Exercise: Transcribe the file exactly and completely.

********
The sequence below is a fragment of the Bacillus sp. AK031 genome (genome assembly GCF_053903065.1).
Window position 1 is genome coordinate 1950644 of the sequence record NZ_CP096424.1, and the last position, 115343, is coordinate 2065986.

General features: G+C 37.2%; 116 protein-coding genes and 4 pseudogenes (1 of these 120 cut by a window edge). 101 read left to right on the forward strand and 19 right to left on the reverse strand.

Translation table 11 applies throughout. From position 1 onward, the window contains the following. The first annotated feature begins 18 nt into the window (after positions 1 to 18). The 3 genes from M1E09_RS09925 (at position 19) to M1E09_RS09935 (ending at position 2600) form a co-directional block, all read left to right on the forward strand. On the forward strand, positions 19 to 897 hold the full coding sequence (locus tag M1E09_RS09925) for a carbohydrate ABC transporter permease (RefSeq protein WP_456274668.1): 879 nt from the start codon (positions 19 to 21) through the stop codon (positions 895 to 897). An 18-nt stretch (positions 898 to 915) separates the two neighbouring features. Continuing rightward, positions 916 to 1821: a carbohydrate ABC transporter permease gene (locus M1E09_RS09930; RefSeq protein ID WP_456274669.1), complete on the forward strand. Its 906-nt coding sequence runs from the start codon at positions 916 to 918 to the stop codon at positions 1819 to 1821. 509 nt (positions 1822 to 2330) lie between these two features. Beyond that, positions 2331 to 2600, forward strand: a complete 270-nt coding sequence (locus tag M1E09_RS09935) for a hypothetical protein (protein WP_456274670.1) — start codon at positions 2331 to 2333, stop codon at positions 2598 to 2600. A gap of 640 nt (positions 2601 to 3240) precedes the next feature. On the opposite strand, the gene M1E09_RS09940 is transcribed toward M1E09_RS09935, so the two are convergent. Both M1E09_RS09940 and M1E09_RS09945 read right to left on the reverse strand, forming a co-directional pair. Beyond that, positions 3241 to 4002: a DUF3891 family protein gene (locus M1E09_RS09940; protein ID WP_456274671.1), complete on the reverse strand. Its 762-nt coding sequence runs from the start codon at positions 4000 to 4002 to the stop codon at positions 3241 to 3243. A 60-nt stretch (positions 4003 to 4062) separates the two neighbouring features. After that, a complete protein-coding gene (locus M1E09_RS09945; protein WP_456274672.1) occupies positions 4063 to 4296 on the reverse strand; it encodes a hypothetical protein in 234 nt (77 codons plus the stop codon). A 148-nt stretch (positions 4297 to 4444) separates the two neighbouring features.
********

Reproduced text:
The sequence below is a fragment of the Bacillus sp. AK031 genome (genome assembly GCF_053903065.1).
Window position 1 is genome coordinate 1950644 of the sequence record NZ_CP096424.1, and the last position, 115343, is coordinate 2065986.

General features: G+C 37.2%; 116 protein-coding genes and 4 pseudogenes (1 of these 120 cut by a window edge). 101 read left to right on the forward strand and 19 right to left on the reverse strand.

Translation table 11 applies throughout. From position 1 onward, the window contains the following. The first annotated feature begins 18 nt into the window (after positions 1 to 18). The 3 genes from M1E09_RS09925 (at position 19) to M1E09_RS09935 (ending at position 2600) form a co-directional block, all read left to right on the forward strand. On the forward strand, positions 19 to 897 hold the full coding sequence (locus tag M1E09_RS09925) for a carbohydrate ABC transporter permease (RefSeq protein WP_456274668.1): 879 nt from the start codon (positions 19 to 21) through the stop codon (positions 895 to 897). An 18-nt stretch (positions 898 to 915) separates the two neighbouring features. Continuing rightward, positions 916 to 1821: a carbohydrate ABC transporter permease gene (locus M1E09_RS09930; RefSeq protein ID WP_456274669.1), complete on the forward strand. Its 906-nt coding sequence runs from the start codon at positions 916 to 918 to the stop codon at positions 1819 to 1821. 509 nt (positions 1822 to 2330) lie between these two features. Beyond that, positions 2331 to 2600, forward strand: a complete 270-nt coding sequence (locus tag M1E09_RS09935) for a hypothetical protein (protein WP_456274670.1) — start codon at positions 2331 to 2333, stop codon at positions 2598 to 2600. A gap of 640 nt (positions 2601 to 3240) precedes the next feature. On the opposite strand, the gene M1E09_RS09940 is transcribed toward M1E09_RS09935, so the two are convergent. Both M1E09_RS09940 and M1E09_RS09945 read right to left on the reverse strand, forming a co-directional pair. Beyond that, positions 3241 to 4002: a DUF3891 family protein gene (locus M1E09_RS09940; protein ID WP_456274671.1), complete on the reverse strand. Its 762-nt coding sequence runs from the start codon at positions 4000 to 4002 to the stop codon at positions 3241 to 3243. A 60-nt stretch (positions 4003 to 4062) separates the two neighbouring features. After that, a complete protein-coding gene (locus M1E09_RS09945; protein WP_456274672.1) occupies positions 4063 to 4296 on the reverse strand; it encodes a hypothetical protein in 234 nt (77 codons plus the stop codon). A 148-nt stretch (positions 4297 to 4444) separates the two neighbouring features.